This morning, as you read this, I'm honored to be speaking to one of the most important organizations in Kentucky - the Kentucky County Judge/Executive Association.
Every February, the group gets together to learn about new challenges, network, and discuss current issues. Unfortunately, there are so many issues that impact our 120 counties. From pensions to opioids to paying for jails - our county governments deal with it all - and usually dealing with an issue also means paying for it in some way.
When it comes to transportation issues, our County Judge Executives and their fiscal court members are on the front line.
They get called first if there is a pothole. They get called first if there is a rail crossing issue. They get called first when public transit can no longer serve a certain area. They get called first when the runway needs to be repaired. They get called when their community grows and they need a new road project to accommodate that growth.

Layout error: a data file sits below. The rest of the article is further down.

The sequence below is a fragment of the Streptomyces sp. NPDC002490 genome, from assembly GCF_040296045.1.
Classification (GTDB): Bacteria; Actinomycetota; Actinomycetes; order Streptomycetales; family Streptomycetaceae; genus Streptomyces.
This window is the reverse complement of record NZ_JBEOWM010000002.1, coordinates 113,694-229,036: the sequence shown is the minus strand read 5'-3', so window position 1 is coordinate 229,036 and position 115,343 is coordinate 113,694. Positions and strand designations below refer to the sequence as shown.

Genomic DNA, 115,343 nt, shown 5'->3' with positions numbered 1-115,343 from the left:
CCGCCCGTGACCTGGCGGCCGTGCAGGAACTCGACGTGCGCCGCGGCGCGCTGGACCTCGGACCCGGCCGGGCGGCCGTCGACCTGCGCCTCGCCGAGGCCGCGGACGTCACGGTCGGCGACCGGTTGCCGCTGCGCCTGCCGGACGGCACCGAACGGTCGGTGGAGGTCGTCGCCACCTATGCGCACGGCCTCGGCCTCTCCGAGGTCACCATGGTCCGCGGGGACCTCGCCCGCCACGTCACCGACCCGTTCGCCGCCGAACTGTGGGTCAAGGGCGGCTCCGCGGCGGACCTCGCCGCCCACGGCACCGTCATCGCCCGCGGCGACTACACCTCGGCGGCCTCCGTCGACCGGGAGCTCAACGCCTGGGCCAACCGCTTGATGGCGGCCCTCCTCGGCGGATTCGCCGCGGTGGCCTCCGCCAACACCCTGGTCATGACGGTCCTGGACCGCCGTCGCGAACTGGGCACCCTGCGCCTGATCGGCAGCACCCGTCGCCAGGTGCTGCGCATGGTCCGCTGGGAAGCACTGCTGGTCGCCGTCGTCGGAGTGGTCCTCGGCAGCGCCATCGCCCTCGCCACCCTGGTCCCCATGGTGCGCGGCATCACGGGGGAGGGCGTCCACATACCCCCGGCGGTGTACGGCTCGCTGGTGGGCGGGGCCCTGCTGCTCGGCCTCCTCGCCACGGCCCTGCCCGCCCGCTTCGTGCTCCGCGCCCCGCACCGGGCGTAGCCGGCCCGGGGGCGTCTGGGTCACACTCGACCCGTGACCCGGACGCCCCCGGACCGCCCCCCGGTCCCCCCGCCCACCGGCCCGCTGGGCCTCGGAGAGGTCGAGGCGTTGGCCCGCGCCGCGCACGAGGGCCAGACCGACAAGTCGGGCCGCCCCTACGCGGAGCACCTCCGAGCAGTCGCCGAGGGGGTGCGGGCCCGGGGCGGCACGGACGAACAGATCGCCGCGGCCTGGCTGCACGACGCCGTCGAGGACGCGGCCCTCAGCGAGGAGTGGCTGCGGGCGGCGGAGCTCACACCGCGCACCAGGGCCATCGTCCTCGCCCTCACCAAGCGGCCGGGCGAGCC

They get called about every single transportation issue you could think of - and they get called every day. Right now, when they receive these calls, there is only so much they can do.
Every Judge I've met has a maintenance or construction issue that needs to be addressed.
Unfortunately, none of them have the revenue today to do all they need to do.
And while not having enough revenue to do all they need to do is difficult for our Judge Executives - just remember that they serve the people of Kentucky.
And the people of Kentucky - from the most rural to the center of our largest cities - expect to have access to a safe, reliable, efficient, transportation network.
And in order to guarantee that we have access to a safe, reliable, efficient transportation network - no matter where we live - we are going to have to encourage our State Representatives and Senators to pass legislation that addresses our transportation revenue needs.
If we don't have the revenue we need to patch the potholes, repair the bridges, put in the rail crossing arms, repair a runway, provide public transit or improve the port, Kentucky will never be able to provide the access the people of Kentucky not only expect but need.